In contrast to the storm that killed more than 100 people in the Caribbean, the reincarnation of what once was Hurricane Noel merely confounded most southern New Englanders when it slapped them in their faces with a stinging, wind-driven rain on Saturday.
In the immediate Boston metro area the storm failed miserably to distinguish itself from the exalted nor'easters from days of yore, true monsters such as the Blizzard of '78 and the "Perfect Storm" that occurred at this very time of year (and under similar circumstances). This was not the case on the Cape and Islands, however, which experienced hurricane force wind gusts and pounding surf.
Jason Samenow's ForecastToday:
Mostly sunny with a light breeze (from the west at around 10mph) Highs near 60.Tonight:
Clear with diminishing winds. Lows 35-40 (suburbs-city)Monday:
Mostly sunny with light winds. Highs 60-65.
The full week ahead forecast will appear in tomorrow's post.
Instead of struggling to get through the storm alive, we faced the existential quandary of what to call the storm. We knew what it wasn't. It wasn't a hurricane, or a blizzard (although northern Maine may disagree), nor was it "perfect" or notable for the date that it occurred on. We were dumbfounded, and meteorologists seemed equally convoluted in their logic.
The storm demonstrated once again how nerdy meteorologists can be. More importantly, the non-Noel Noel proved the importance of translating meteorological technospeak into actionable language in order to sufficiently prepare people for danger.
Ask a meteorologist what Noel was when it made its closest pass to New England and you're likely to receive the answer that it was a powerful "extratropical" storm. But from the non weather wizard's point of view the extratropical answer is meaningless.
First of all, the word "extratropical" shouldn't be used outside of weather geek world. Ever. This isn't the meteorological community's fault, but rather the society that established the English language. The word sounds like it means "more tropical", as if it's an advertisement for a new and improved storm with extra tropical qualities. Who doesn't love a storm that has extra tropical qualities? I know I do.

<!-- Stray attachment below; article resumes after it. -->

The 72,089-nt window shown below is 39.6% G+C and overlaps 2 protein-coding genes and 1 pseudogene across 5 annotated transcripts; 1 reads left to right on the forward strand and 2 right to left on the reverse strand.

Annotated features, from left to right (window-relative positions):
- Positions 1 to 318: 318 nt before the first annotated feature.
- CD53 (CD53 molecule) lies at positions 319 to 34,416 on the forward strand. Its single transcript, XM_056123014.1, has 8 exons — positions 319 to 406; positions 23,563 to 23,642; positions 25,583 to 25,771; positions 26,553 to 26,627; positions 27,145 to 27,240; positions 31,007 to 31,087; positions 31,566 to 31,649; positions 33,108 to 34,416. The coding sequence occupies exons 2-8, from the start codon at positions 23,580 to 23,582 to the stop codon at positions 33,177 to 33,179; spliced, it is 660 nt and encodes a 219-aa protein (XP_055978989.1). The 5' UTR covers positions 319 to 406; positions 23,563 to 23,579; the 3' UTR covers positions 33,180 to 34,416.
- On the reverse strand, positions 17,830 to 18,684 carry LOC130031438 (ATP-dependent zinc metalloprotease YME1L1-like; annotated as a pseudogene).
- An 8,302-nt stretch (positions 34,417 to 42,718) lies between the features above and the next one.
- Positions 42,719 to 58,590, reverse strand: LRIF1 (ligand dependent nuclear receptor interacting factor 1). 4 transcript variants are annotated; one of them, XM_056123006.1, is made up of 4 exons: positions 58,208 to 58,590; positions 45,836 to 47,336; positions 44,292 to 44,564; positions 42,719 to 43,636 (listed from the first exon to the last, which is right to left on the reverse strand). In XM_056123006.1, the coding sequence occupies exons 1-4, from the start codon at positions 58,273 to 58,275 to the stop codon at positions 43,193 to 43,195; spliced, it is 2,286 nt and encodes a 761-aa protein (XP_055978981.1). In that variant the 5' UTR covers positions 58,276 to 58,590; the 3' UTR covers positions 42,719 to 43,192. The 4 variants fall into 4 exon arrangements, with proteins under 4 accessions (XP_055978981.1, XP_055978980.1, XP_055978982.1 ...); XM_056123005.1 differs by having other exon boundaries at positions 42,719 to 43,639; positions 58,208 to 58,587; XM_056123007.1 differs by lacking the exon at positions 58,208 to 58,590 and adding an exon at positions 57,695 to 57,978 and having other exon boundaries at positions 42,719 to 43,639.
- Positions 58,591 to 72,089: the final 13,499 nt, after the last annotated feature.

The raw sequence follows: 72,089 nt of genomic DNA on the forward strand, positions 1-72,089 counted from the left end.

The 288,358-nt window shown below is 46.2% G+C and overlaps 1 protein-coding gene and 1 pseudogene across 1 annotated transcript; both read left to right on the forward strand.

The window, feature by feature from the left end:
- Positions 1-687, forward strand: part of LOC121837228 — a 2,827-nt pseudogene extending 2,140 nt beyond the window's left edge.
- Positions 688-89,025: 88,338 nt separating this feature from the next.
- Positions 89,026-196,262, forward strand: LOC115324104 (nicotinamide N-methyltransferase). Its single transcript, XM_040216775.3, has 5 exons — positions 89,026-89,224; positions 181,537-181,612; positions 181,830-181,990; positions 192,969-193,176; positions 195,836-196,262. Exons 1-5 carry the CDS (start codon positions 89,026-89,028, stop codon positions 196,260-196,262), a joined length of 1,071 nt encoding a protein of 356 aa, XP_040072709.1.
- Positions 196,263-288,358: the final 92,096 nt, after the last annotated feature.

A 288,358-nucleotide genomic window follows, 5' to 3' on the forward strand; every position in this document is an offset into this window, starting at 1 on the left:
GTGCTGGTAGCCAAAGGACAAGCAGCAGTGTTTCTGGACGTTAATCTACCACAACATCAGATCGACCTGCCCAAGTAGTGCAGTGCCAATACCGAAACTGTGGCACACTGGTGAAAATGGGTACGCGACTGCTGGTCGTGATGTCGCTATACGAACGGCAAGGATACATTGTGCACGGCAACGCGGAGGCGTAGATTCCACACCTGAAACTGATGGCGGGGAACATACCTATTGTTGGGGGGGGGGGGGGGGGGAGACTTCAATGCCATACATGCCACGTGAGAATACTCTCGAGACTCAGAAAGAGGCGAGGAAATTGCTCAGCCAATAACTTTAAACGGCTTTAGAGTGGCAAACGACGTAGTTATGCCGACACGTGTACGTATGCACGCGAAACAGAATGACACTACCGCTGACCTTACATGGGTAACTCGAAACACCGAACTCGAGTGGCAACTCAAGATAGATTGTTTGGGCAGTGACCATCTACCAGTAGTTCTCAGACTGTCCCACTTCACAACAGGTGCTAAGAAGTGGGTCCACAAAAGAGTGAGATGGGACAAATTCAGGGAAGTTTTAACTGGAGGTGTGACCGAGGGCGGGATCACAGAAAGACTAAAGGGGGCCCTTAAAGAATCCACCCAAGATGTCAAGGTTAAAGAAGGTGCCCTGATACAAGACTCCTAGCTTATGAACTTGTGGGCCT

But how can a hurricane become more tropical? What did it do, pass over the Gulf Stream and put on a Tommy Bahama shirt and linen chinos?
There's a major "so what?" problem with reclassifying a storm like Noel. Noel was a slippery sort, a tropical storm that devastated parts of the Dominican Republic and Haiti, and became a hurricane only to evolve into a cold core system and intensify to the point where it was arguably stronger than it was when it was known as a hurricane. Yikes.
It doesn't matter to most whether a once weak hurricane is now a rapidly deepening coastal low when it will affect them in the same ways as it would've when it was called a hurricane. It just seems petty, like weatherpeople are needlessly demoting a powerful atmospheric phenomena.
There needs to be an easier way to satisfy both the demands of meteorologists for scientific accuracy and the need for public safety information.
To put this differently: if I'm a homeowner on Outer Cape Cod trying to decide what to do to prepare my property for the oncoming storm, what use to me is the knowledge that a particular storm has a warm core or a cold core? I need to know how it's going to affect me, and the truth is that the new and improved Noel (now with lower central pressure!) looked and felt like a hurricane.
With Noel 2.0, the meteorologists who interacted with the public through the media were caught between their quest for scientific accuracy and their objective of clearly articulating the risks posed by the atmospheric disturbance. Their basic goals were working at cross purposes.
The solution in this case was to avoid emphasizing the name change and focus on the storm's likely impacts. That's exactly what many media outlets and the National Weather Service did in this case, and they deserve credit for it. The NWS even told residents of the Cape and the Islands to treat the new nameless storm as if it were a hurricane.
But what if there wasn't a change from a named storm to a non-named storm? There should be a better method of signifying to the public the danger of such continuously evolving storms without sacrificing scientific accuracy. Perhaps next time we should have the name transform along with the storm. Ladies and gentlemen, what once was Noel is now... Noelene!